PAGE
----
3. You listen to a group of agents present who then just go away. They lose contact with you over time and you’ve wasted your time engaging with them;
  4. Or, a group of agents start coming at you with overwhelming information that does more to confuse than clarify, so you decide to stay with your current broker.

At this point in the conversation, the CEO is leaning toward the producer, fully engaged. “You know what?” he says. “I’ve experienced every scenario you just described. It’s so frustrating.”

“Well, I would like to approach this a little differently, if that’s ok with you,” the producer says.

And, now he has captured the attention of the CEO and can start asking customer-centric questions to move the sales process forward. Have you ever told a story in the sales process that helped you land the account? Let us know in the comments.

“There are three key skills that define a great salesperson: the ability to ask great questions, the ability to listen actively, and the ability to tell great stories.” – Tom Searcy

Human Decision-Making: What Really Drives Change?

There is a field of neuroscience and behavioral science called “Behavioral Economics” that focuses on how people make decisions—according to a Harvard Magazine article, it was born out of the need to explain odd observations and human anomalies. For example, “People say they want to save for retirement, eat better, start exercising, quit smoking—and they mean it—but they do no such things.” The article also explains that for decades, the standard academic model of a decision-maker has been someone who is intelligent, analytic, rational, and logical. The problem: “when we turn to actual human beings, we find, instead of robot-like logic, all manner of irrational, self-sabotaging, and even altruistic behavior.”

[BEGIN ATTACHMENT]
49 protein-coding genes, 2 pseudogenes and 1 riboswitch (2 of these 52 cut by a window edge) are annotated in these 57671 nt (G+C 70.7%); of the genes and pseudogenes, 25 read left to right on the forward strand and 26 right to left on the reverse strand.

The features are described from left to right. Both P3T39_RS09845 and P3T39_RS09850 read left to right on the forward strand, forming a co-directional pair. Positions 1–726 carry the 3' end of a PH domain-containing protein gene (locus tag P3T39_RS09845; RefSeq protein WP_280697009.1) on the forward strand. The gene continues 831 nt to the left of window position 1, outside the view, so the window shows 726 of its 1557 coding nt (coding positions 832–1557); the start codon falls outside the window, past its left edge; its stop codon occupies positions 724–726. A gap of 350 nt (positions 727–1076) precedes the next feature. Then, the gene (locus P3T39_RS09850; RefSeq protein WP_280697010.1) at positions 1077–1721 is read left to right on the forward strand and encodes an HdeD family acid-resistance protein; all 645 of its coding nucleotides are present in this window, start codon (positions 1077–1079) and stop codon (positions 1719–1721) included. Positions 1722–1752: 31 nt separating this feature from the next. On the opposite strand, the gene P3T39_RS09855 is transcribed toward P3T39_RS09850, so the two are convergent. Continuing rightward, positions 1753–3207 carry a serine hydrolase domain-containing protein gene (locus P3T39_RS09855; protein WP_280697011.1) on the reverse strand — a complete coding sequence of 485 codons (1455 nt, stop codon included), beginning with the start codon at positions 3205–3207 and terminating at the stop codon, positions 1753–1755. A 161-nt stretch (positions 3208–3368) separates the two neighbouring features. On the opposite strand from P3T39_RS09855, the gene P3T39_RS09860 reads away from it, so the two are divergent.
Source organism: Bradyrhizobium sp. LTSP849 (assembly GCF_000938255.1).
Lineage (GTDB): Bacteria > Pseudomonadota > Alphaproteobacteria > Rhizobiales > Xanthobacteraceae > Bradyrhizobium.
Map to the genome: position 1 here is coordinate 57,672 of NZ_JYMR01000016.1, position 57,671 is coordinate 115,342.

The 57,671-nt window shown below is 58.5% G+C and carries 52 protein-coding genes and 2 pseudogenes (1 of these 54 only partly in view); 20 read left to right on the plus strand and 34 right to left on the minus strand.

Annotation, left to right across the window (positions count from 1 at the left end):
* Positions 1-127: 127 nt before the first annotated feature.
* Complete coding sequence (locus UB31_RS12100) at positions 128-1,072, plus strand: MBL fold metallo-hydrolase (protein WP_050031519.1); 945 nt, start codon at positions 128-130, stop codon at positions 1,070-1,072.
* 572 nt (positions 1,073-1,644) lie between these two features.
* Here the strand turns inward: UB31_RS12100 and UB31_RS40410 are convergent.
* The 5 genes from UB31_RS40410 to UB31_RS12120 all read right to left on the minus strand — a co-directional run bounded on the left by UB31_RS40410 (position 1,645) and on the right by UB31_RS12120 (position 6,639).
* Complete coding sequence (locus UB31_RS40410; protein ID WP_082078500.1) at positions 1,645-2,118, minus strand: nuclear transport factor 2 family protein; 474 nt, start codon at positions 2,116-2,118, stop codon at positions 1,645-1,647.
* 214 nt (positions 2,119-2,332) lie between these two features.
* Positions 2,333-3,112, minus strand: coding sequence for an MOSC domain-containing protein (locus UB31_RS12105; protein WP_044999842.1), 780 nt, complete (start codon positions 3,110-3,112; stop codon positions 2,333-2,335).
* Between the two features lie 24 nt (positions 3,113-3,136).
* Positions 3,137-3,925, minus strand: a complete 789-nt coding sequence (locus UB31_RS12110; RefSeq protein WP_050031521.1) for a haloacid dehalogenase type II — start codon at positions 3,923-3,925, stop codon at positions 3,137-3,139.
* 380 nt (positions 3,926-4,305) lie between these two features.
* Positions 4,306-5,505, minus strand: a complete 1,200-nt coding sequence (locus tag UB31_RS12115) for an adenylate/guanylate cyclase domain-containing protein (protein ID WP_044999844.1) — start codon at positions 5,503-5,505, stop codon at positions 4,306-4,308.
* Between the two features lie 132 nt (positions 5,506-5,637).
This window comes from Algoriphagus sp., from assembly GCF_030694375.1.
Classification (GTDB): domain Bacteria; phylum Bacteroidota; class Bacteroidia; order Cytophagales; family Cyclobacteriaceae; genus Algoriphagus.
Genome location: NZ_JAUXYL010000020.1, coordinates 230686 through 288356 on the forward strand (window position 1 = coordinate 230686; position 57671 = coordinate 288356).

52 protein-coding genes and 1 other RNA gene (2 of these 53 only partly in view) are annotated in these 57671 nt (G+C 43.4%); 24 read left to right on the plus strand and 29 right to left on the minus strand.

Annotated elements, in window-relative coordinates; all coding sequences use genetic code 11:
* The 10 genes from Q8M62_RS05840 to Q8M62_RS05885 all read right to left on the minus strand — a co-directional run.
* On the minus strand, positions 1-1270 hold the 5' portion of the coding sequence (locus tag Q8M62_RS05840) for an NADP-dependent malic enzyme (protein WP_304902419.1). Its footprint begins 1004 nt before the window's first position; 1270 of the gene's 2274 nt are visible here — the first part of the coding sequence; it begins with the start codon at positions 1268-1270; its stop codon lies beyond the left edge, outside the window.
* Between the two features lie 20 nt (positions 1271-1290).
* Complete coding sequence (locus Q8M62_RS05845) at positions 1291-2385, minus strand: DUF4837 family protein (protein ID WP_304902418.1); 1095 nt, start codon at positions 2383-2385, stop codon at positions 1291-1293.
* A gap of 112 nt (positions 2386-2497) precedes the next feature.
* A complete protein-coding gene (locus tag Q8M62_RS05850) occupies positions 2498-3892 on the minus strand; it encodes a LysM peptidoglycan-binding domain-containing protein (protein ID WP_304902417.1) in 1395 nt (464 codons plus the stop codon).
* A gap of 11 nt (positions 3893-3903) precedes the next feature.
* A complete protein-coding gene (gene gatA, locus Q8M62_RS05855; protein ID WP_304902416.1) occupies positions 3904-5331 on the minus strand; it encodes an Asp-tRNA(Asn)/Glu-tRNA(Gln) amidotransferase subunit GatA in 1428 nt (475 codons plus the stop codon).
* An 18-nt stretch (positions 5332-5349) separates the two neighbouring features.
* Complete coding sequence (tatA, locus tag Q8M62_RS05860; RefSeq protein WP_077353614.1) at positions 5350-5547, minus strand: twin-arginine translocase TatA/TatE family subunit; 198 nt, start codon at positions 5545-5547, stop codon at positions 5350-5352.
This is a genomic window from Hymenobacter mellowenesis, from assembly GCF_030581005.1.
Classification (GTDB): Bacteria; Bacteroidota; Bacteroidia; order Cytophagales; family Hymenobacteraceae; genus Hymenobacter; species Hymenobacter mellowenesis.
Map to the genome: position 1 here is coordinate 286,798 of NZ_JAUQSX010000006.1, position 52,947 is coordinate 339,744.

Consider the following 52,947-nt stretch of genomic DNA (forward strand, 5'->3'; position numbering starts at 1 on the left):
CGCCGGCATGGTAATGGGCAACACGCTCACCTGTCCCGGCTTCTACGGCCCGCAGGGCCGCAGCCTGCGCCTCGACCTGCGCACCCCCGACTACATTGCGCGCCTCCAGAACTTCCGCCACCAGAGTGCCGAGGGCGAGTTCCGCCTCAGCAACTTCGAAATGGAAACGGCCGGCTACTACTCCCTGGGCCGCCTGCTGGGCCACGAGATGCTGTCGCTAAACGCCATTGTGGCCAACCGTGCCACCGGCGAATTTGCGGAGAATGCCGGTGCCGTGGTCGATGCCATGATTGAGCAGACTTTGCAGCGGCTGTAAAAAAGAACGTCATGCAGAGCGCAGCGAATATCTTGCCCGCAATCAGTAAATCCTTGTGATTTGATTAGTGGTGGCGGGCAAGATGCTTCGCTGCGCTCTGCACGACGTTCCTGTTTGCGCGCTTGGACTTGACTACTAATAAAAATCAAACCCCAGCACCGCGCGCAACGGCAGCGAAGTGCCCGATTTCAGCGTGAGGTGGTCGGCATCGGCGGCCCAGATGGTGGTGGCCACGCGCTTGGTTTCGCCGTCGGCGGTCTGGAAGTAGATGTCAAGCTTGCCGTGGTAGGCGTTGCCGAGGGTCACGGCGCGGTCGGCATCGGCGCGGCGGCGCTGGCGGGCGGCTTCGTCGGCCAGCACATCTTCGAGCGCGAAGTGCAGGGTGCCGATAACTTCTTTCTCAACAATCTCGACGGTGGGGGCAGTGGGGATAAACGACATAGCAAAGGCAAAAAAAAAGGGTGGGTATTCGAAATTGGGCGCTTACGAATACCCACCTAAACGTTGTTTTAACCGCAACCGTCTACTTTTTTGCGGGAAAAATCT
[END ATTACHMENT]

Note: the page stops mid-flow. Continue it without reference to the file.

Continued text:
As the examples above suggest, logic alone cannot explain human-decision making. If people were inspired to act by reason alone, everyone would exercise, eat healthy, save money, etc. The same principal is true of decision-makers in the sales process, but we often see agents trying to use logic to persuade them to make a change. Producers come to the first meeting prepared to provide a list of statistics and facts meant to affirm their expertise, but instead they create barriers rather than breaking them down and are ultimately unsuccessful. Why? Because emotion, not reason, drives change behavior. If decision makers are emotionally engaged at the start of the sales process, they will be much more open to trust the logic that comes as the next step.

So, how can you effectively appeal to the buyer’s emotions? There are two important steps:

Step 1: Believe. We focused on the importance of belief in our last blog post. If you are truly invested, the buyer will feel it.

Step 2: Use stories. A good story can provide important information while arousing the listener’s emotions and energy to act. Innovative business author Daniel Pink explains: “Humans are creatures of emotion as much as logic, and facts and arguments move us most when they are embedded in good stories.  The world’s priests, politicians, and teachers have always known this by instinct… storytelling is increasingly seen as an essential business skill.”

Are you evoking the emotions that will inspire your prospects to act?